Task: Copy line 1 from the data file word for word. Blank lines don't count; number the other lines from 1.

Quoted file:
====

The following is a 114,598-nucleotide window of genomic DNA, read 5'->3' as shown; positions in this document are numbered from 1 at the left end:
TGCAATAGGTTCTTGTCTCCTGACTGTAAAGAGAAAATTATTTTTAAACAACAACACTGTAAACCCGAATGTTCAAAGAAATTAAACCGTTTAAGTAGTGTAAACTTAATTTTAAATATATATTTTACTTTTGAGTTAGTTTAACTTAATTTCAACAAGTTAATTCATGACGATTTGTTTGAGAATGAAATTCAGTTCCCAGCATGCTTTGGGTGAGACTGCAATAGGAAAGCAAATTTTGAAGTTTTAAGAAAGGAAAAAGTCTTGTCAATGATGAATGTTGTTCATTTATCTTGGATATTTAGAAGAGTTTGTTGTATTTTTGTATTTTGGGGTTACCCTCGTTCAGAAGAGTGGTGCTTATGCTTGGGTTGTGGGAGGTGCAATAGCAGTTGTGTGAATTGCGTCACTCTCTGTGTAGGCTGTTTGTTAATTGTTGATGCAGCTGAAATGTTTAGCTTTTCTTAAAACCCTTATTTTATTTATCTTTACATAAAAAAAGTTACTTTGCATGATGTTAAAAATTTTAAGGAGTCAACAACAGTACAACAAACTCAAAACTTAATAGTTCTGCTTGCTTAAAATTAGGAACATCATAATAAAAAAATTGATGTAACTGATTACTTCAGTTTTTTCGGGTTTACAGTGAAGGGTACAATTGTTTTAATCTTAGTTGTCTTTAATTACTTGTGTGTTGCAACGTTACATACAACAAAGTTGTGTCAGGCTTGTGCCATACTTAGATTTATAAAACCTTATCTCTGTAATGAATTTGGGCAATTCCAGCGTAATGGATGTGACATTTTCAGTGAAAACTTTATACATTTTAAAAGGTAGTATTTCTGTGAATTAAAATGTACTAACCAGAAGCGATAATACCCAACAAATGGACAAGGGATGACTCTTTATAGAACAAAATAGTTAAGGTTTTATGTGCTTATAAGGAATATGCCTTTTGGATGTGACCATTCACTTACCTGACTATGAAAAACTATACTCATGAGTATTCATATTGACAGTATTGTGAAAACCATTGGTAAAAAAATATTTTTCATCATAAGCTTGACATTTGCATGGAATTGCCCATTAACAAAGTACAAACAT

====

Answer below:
The following is a 114,598-nucleotide window of genomic DNA, read 5'->3' as shown; positions in this document are numbered from 1 at the left end: